Tuesday, Oct 26, 2021

The Illinois General Assembly will soon be considering Senate Bill 1169, House Amendment 2, which amends the Illinois Health Care Right of Conscience Act. CCI has issued a statement in opposition to amending this important Act:



To begin, the Catholic Church encourages all people to be vaccinated against COVID-19.  We are conducting public awareness campaigns and urging our own employees to be vaccinated.  The Church views receiving the vaccine as an important personal safeguard and an act of charity towards others.

Still, the Illinois Health Care Right of Conscience Act is a vital protection of freedom, and it should not be amended or altered.  The law has been a long-standing model for our nation as a bulwark against attempts to coerce people to engage in practices that violate their sincerely held religious or moral beliefs.

We are aware that there are individuals citing the Health Care Right of Conscience Act as legal justification for not being vaccinated against COVID-19, and some are relying on it to object to testing.  Although these conscience objections can cause difficulty, this difficulty does not justify amending the law.  There is a better approach.

First, we should carefully scrutinize any conscience-based objection to testing for COVID-19. The tests are quick, non-invasive and do not appear to present any religious or moral conflicts.  There is nothing about the test itself or the purpose for which it is being administered that could even arguably violate a person’s conscience.  There is no valid reason they cannot be required of the unvaccinated, and we will publicly support an interpretation of the law that makes this clear.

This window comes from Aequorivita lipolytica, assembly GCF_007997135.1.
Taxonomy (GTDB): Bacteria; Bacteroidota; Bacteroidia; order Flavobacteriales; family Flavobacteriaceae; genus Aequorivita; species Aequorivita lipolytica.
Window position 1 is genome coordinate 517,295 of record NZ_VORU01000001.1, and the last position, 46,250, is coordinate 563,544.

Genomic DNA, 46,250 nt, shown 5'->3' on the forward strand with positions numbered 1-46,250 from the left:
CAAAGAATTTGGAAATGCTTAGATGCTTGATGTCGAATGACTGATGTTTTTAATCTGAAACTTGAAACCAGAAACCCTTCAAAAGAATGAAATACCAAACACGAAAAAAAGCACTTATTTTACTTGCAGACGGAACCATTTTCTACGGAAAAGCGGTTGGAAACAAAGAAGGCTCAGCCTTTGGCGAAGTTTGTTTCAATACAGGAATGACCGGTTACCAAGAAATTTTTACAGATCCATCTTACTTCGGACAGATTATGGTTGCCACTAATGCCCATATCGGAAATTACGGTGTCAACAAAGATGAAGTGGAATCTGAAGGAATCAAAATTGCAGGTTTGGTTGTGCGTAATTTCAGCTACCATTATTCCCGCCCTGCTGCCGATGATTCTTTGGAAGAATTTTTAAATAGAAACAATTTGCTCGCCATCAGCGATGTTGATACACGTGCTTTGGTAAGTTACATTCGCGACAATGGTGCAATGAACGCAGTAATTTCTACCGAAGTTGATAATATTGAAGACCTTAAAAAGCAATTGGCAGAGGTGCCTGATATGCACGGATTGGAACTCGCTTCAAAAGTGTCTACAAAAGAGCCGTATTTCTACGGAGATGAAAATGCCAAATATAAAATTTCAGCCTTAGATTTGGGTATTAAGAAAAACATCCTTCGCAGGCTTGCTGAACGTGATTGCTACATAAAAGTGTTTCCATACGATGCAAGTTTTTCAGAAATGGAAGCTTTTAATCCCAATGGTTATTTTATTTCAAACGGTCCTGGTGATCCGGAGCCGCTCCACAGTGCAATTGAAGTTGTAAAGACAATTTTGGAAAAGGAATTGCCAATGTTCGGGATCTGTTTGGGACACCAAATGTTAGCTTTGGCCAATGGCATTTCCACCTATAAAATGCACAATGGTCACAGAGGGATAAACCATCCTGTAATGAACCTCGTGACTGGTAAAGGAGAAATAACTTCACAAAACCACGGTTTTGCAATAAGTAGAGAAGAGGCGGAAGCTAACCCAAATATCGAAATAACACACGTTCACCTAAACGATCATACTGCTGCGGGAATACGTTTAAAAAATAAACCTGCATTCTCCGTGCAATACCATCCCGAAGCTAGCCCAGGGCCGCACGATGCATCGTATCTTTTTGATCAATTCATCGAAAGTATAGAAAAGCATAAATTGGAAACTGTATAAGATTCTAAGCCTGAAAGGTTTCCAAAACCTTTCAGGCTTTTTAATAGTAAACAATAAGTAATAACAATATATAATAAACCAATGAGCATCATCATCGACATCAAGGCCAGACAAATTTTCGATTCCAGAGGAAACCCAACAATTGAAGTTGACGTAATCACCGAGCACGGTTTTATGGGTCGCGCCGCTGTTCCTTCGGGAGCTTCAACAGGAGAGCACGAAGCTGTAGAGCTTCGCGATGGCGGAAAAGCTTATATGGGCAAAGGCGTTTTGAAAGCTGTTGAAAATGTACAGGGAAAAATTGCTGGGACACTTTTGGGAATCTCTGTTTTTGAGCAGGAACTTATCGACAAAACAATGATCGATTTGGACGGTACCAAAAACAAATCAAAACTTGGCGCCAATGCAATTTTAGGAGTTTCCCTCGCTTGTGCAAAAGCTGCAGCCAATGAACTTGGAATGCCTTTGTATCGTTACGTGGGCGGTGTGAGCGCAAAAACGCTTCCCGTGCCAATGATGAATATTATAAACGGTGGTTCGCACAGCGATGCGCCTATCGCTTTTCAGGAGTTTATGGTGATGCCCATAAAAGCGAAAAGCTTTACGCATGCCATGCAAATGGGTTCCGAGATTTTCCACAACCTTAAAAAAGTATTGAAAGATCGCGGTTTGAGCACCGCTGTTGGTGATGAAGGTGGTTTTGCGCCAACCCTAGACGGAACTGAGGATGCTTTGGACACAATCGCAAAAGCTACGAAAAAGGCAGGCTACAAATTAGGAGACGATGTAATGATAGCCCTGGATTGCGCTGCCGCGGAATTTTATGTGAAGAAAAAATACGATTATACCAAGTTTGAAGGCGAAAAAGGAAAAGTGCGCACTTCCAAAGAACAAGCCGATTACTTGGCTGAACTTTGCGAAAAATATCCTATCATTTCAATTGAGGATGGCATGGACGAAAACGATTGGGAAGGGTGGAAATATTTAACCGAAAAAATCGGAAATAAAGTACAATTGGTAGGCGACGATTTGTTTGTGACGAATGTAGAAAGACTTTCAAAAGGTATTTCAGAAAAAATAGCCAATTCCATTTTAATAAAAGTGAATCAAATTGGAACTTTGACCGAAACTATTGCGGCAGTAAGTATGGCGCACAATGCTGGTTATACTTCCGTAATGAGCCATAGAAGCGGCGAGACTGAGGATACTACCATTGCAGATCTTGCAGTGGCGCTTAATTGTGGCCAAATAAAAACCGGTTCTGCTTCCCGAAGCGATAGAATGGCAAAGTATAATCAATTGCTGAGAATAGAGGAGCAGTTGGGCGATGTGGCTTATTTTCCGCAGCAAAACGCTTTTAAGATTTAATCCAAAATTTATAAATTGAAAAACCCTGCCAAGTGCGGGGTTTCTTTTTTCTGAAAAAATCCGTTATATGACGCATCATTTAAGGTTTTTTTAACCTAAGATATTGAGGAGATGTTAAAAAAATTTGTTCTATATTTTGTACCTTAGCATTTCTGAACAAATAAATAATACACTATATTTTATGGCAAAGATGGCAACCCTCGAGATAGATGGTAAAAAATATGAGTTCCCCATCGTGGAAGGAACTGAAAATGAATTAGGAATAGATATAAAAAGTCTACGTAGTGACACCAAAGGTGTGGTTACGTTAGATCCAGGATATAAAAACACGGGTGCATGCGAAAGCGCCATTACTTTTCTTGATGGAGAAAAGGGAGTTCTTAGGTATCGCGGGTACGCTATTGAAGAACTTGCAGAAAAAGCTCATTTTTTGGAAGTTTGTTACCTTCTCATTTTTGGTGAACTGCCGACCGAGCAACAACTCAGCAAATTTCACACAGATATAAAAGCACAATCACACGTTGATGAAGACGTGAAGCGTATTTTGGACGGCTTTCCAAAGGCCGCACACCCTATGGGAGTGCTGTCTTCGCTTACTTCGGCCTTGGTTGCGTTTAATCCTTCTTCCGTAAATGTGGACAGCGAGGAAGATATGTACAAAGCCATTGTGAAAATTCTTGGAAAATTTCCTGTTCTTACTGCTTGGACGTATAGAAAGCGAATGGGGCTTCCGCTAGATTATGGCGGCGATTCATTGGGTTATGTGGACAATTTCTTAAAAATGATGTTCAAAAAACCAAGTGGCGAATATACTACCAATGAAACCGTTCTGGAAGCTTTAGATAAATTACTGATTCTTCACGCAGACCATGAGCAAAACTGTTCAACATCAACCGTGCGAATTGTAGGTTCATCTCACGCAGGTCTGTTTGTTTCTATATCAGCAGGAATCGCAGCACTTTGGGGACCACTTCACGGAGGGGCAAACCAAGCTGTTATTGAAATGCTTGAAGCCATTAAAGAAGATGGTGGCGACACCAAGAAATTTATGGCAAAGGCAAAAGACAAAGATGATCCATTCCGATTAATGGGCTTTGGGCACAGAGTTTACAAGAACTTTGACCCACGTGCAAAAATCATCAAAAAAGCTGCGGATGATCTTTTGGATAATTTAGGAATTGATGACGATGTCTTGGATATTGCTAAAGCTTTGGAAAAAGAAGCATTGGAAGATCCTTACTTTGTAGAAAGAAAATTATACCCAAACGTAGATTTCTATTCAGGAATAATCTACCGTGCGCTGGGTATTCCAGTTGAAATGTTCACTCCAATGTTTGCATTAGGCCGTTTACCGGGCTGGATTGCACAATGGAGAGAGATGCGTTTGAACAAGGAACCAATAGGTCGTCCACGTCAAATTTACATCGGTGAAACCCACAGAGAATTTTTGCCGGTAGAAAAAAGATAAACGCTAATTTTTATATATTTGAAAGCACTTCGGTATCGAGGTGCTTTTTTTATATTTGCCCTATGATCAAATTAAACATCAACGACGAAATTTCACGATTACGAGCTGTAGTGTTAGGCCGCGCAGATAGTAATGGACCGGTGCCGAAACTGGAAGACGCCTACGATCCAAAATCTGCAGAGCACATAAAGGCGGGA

Second, the proposed legislation’s allowance “to take any measures or impose any requirements, including, but not limited to, any measures or requirements that involve provision of services by a physician or health care personnel, intended to prevent contraction or transmission of COVID-19 or any pathogens that result in COVID-19 or any of its subsequent iterations” is way too broad and itself ripe for misinterpretation and abuse.

Put simply, the state should not force an individual with sincere conscientious objections to receive a COVID-19 vaccine or other treatments.  And if a person claims a conscience objection to the vaccine, there are other, protective steps – including masking, testing or maintaining social distance from others – that the individual will be morally compelled to undertake.  These are reasonable accommodations that respect the right of conscience and protect people.

The General Assembly should not amend the Health Care Right of Conscience Act, particularly in so broad a manner.